Tuesday, April 23, 2013

BoomerGirl's Guide to Retirement: The Prequel

Here's the advice nobody gives you about announcing your retirement: Prepare to be peppered with incredulous questions. It's been three weeks since I made my decision official and I've fielded approximately 100 such questions: Are you OK? What happened? Is everything alright at home? You're not sick, are you? You're not really retiring, right? What are you going to do? What now? Now what?  My standard answer to the last three has been: Whatever the hell I want, which I rather enjoyed saying until I realized it might be translating to: None of your damn business, and I never want to be rude. The people who ask the questions are probably just surprised because a) I am a little young to be retiring; and b) I've been in the public eye almost as long as I've been living in this town. Won't you miss it? No! I am looking forward to voluntary seclusion. Of going days, maybe weeks, with absolutely no sense of purpose. Or, taking an exercise class at 9:30 in the morning, followed by a trip to the grocery store - sweaty and stinky, yes! - when the aisles are blissfully empty and the parking lots clear. I think many people are afraid of having a clear schedule, although I'm under no illusions that will be the case for me every day. Still, it occurs to me that I need a better answer to the Now what? question. Since it's William Shakespeare's birthday today, I think I'll quote the Bard: To be or not to be, that is the question. That'll give 'em something to think about.

14 comments:

Steve Finnell said...

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Carol Starr Schneider said...

How about, "It's top secret." Or, "If I tell you, I'll have to kill you." Or, "Becoming a Rockette." Or, "Perfecting my trapeze act."

Cathy Hamilton said...

Good ones. I considered "Grandmommy porn," but that won't work because I don't have grandkids yet.

Anonymous said...

Hi,
Read your blog frequently - really enjoy it. I suspect we are close to the same age (I am 60) and I was delighted to see you are retiring and are totally unapologetic about it. I retired last Wednesday...Day Six today. And I too have heard most of those comments...I find it so strange...so many people dream about retiring yet when they are told someone is retiring or retired, first thing they say is "what are you going to do" - just strange. I got a feeling that is an American attitude. That life without a job is not really a life. Well, we will prove them wrong! Congratulations!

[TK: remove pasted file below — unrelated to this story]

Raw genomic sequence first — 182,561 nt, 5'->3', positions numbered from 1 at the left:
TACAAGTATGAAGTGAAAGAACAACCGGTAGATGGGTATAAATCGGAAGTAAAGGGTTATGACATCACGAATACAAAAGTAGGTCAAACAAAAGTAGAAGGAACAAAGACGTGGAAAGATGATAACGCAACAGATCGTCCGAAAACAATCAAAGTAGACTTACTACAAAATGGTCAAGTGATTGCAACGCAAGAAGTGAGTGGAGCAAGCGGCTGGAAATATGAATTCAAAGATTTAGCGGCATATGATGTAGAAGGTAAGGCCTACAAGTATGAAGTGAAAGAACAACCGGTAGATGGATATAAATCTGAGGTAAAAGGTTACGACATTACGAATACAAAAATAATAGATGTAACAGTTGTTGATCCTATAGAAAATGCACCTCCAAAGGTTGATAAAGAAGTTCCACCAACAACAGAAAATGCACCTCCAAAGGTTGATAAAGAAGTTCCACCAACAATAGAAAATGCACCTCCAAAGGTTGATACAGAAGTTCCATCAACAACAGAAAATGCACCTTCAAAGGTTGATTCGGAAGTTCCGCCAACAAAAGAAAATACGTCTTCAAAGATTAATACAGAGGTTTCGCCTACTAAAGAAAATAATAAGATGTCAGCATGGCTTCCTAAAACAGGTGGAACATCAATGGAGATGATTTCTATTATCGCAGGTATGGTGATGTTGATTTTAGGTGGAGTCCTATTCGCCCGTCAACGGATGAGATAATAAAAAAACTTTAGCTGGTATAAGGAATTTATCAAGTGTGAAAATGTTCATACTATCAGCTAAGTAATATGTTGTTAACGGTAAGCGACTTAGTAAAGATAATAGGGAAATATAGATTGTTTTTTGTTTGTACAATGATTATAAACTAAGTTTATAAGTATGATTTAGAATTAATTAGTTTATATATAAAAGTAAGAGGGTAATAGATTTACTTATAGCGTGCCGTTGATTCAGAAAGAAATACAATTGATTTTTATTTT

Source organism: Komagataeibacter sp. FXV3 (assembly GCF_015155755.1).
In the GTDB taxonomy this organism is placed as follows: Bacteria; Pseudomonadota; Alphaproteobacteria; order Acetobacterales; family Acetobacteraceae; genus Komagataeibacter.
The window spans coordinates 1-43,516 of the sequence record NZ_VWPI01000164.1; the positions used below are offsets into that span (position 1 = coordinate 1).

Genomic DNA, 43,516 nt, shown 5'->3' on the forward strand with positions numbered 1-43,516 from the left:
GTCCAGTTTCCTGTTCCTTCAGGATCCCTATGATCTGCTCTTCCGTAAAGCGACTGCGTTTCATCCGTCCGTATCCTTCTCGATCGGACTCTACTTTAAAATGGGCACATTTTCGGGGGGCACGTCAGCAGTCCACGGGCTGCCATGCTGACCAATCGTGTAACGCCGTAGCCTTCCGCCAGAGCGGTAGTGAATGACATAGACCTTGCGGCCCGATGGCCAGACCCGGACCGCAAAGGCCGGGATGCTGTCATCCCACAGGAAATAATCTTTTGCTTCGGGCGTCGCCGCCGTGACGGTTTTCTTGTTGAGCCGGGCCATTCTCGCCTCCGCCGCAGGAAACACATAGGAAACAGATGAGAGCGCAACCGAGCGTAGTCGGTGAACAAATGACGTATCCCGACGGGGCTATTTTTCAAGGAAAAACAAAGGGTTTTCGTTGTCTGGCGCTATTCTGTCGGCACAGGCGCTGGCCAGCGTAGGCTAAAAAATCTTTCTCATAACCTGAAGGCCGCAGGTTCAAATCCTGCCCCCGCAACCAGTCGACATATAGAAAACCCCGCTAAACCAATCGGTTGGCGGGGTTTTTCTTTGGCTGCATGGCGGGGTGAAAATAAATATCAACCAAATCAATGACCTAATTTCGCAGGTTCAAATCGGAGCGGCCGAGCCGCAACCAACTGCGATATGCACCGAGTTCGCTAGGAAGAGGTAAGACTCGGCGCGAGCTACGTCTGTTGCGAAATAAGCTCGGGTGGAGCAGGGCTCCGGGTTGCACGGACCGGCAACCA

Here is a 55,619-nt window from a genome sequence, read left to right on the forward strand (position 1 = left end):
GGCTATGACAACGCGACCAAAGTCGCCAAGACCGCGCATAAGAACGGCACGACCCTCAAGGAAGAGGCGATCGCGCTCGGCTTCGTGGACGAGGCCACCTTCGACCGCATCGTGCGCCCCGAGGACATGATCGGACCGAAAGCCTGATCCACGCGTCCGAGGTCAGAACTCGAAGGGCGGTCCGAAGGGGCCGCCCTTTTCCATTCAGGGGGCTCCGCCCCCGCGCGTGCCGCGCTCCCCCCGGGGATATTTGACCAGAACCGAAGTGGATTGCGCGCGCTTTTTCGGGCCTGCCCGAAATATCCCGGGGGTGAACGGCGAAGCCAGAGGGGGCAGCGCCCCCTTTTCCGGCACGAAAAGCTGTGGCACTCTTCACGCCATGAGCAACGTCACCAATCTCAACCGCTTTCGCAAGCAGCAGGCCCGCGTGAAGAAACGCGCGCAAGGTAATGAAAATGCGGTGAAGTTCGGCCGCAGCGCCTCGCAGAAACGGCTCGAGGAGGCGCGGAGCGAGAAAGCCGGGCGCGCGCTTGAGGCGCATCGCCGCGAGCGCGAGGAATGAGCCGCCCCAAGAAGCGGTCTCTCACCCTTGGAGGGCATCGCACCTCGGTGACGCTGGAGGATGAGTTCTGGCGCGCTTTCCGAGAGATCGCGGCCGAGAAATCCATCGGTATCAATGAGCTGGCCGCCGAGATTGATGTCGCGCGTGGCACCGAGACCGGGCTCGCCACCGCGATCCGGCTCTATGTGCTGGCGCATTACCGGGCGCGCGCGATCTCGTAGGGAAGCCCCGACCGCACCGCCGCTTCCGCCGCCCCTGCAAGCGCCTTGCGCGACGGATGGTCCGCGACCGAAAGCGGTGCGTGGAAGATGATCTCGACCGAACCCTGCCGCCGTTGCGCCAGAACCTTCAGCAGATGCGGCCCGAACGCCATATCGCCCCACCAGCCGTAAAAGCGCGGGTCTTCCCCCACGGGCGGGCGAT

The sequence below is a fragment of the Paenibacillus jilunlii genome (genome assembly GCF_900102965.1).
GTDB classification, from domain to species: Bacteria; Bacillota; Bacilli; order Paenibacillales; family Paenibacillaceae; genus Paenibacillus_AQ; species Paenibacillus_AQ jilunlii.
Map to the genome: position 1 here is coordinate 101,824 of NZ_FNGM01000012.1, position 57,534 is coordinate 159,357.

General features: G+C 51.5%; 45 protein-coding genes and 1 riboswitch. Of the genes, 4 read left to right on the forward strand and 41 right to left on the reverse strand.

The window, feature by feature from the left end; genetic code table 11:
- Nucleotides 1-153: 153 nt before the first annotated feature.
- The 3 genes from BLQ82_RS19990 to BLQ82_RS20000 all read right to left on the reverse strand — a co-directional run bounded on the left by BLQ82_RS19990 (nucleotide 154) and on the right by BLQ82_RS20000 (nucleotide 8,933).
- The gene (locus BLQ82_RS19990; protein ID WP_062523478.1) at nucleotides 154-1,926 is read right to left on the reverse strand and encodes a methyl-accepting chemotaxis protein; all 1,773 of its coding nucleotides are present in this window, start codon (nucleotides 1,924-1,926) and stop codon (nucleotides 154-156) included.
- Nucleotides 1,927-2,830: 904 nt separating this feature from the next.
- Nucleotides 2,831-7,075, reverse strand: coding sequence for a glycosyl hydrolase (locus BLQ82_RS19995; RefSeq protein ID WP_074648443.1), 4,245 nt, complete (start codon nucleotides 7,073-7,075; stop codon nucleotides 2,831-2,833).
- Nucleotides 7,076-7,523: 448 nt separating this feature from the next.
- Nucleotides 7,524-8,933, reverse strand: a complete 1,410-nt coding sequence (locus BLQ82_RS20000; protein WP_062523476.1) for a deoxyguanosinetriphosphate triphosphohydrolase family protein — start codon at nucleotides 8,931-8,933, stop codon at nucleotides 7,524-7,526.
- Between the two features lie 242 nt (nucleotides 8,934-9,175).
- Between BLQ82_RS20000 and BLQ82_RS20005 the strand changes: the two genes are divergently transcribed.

Cathy Hamilton said...

Anon, congratulations and Happy Day Six! "Life without a job is not really a life." Well put! That does seem to be the prevailing attitude. I think that's at the core of the "mommy wars," too...the resentment between moms in the workplace and stay-at-home moms. I think we're both very lucky to be able retire. Apologies aren't appropriate, only gratitude. Cheers to you!

A Fan said...

When you decide to retire "early" - before the traditional 65 -- I think it raises more inquires. I am facing the same. Work in the private sector and for planning purposes, I have voluntarily told my boss and a few colleagues that I plan to "retire early" in a couple years. This early announcement will be helpful to finish some projects, and help with future planning in my area. (Companies rarely ask about retirement dates and really shouldn't as 55+ is a protected class under Federal law.) My voluntary discolsure about this prompted all of the same reactions you are getting and the one I love the most - "I had no idea you were that old!" Love it.

Cathy Hamilton said...

Wait! We're a protected class? Like manatees and bald eagles? I've gotten "you're not old enough," but, more often: "How old ARE you?" which also blows my mind. Good for you, to plan ahead and give everyone the heads-up.

Cathy Hamilton said...

Oops! Sorry. I was thinking 'protected species.'

A Fan said...

Yes, Federal law - under the Equal Employment Opportunity Act - Age Discrimination - passed by Congress in 1967. And I was wrong -- the law protects anyone 40 or older. That is why on a job application/interview they can't ask how old you are and to protect workers from age based discrimination of any kind, such as proding/encouraging someone to retire so they can be replaced by a younger employee.

Anonymous said...

Good for you! I retired at 55. Best decision I ever made. Watch out though. The calendar fills quickly.

Cathy Hamilton said...

Fan (that's very flattering, by the way), I knew about age discrimination laws, just didn't know when they kick in. Doesn't 40 seem ridiculously young anymore?

Nebraskim said...

My spouse retired "early" at age 64, three years ago. He is incredibly busy, still mentoring students through grad school, working on several writing projects, tons of garden work, tending our dogs, etc. When folks ask him what he does all day he says "I'm exploring wonder." He has also traveled quite a bit (and the first year, his mother was still living, so he visited her several times before she died). He says retiring was the best thing he ever did. I still work to maintain our insurance.

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Cathy Hamilton said...

Kim, your hubby is doing everything I plan to do - except the mentoring grad students part. Think I'll try "explore wonder" next time and gauge the reaction at the Rotary Club! Anon, I'm not really interested in dating older men since my husband is old enough, thank you. But, I appreciate the implication that my readers and I are "younger women."